Michael Steel, the speaker's spokesman, didn't comment on specific meetings with members, saying his boss "constantly listens to members from every part of our conference."
The anti-shutdown wing of the party is growing, including Virginia Reps. Frank Wolf and Scott Rigell.
Their judgment is that the party is being hurt by pursuing a strategy first championed by Republican Sen. Ted Cruz of Texas, a freshman lawmaker aligned with the small-government tea party movement who attacked Obamacare on Sept. 24 in a 21-hour speech on the Senate floor.
The Republicans pushing Boehner to work out an end to the government shutdown also oppose Obamacare. Many of them have served in Congress longer than most tea party members and fought against the health-care measure before it became law in 2010 and since then have sought to roll it back. Now they say that in the face of united opposition to such efforts by the Senate's Democratic majority, Republicans must move on.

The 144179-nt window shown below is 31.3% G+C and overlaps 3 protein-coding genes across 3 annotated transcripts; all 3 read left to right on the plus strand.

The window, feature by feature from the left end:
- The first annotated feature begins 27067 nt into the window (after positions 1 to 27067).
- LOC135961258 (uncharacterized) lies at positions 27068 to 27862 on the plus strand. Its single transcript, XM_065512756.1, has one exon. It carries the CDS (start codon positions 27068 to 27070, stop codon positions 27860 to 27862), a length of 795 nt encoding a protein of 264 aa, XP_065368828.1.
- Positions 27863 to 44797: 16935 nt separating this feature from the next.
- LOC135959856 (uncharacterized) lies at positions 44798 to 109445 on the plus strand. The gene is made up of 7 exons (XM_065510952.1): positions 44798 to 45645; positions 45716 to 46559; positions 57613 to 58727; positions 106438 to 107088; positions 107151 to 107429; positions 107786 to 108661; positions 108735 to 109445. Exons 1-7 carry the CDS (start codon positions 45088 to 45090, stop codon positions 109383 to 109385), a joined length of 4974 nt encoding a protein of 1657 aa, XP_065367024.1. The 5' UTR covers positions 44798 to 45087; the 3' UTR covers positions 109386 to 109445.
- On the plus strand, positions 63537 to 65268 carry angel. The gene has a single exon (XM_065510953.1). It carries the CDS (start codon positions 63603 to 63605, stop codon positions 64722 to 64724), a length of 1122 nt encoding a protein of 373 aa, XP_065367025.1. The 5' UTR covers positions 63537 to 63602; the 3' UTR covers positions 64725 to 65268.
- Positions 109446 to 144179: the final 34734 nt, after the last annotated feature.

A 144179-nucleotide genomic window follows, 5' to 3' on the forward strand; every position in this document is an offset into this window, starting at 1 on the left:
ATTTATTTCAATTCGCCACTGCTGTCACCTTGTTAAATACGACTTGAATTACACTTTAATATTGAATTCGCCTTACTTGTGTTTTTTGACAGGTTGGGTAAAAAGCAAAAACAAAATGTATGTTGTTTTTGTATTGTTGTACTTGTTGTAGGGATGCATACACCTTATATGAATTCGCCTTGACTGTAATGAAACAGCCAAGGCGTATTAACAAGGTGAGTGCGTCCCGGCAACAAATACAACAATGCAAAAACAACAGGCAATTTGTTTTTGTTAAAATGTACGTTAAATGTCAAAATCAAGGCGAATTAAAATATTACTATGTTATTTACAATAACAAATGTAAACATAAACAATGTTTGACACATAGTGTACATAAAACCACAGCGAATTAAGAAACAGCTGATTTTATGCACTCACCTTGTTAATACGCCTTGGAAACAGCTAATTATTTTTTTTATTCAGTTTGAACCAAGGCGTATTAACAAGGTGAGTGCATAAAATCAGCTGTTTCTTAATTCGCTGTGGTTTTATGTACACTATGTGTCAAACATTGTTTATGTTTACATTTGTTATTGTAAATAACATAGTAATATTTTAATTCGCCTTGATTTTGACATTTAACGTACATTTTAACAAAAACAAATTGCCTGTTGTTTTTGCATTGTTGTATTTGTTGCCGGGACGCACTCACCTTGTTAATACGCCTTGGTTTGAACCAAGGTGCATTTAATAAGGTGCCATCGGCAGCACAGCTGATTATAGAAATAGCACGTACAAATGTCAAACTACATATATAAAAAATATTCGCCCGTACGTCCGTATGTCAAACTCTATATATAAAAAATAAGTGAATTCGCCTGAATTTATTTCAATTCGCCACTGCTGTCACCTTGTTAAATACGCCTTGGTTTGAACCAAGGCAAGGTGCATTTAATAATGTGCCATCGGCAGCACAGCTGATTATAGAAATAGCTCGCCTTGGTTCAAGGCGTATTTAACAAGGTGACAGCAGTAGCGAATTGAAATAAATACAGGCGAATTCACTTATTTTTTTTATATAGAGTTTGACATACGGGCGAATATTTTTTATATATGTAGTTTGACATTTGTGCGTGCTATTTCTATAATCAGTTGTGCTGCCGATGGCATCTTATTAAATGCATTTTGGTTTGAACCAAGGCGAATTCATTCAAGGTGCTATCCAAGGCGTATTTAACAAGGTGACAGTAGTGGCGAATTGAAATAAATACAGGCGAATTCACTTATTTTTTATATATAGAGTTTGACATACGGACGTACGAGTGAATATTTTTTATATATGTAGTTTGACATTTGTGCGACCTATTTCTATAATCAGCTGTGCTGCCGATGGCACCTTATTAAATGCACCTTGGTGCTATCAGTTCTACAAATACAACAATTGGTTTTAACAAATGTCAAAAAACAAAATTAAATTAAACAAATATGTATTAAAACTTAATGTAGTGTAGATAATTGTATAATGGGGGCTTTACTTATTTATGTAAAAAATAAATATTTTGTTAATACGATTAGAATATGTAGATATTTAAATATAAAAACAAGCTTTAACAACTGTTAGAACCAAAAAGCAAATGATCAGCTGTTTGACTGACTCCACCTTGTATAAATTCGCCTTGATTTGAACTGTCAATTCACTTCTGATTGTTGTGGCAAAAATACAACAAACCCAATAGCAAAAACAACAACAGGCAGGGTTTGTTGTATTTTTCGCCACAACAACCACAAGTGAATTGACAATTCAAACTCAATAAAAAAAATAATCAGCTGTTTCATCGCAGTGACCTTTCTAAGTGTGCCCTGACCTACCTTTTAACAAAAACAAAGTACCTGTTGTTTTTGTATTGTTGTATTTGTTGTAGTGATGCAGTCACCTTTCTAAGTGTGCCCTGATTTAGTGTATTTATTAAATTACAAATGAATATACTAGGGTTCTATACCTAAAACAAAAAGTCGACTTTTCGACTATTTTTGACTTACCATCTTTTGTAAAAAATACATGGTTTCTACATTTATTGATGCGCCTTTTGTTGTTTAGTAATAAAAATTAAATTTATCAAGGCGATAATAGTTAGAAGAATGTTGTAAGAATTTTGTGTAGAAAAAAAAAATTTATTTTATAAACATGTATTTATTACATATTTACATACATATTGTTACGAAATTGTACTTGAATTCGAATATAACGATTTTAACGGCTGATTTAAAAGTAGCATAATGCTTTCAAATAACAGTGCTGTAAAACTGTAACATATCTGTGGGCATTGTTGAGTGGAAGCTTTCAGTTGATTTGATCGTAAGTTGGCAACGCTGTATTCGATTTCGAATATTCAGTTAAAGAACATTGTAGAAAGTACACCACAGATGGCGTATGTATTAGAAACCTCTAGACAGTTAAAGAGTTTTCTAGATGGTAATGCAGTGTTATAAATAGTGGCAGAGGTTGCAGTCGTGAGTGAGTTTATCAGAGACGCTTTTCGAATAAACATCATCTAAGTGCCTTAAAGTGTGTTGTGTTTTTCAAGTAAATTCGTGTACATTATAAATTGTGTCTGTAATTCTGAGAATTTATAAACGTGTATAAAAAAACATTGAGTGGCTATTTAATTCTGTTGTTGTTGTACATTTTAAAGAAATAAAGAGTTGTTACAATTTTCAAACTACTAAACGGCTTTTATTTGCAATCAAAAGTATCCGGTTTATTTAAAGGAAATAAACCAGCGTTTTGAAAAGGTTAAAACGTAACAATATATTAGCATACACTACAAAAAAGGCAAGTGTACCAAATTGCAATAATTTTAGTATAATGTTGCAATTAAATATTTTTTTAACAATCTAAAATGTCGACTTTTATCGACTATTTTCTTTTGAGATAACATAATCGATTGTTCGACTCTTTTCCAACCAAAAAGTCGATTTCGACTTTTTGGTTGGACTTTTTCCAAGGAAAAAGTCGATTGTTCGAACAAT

"It's clear that you aren't going to be successful," said Wolf, who is serving his 17th term in the House. "You can argue about Obamacare, it's a bad, bad bill. But you fight that in a different way, you don't shut the government down when we are at war," said Wolf, whose Northern Virginia district is home to many of the idled federal workers and contractors.
Ribble said he is among about 40 House Republicans and Democrats who, during a meeting Wednesday, discussed a compromise involving repealing a medical device tax as part of a stopgap spending bill to reopen the government. Grimm confirmed this was among the options pitched to Boehner.
Repealing the 2.3 percent tax on medical equipment mandated under Obamacare won the support of 34 Senate Democrats and every Republican in March as part of a budget blueprint.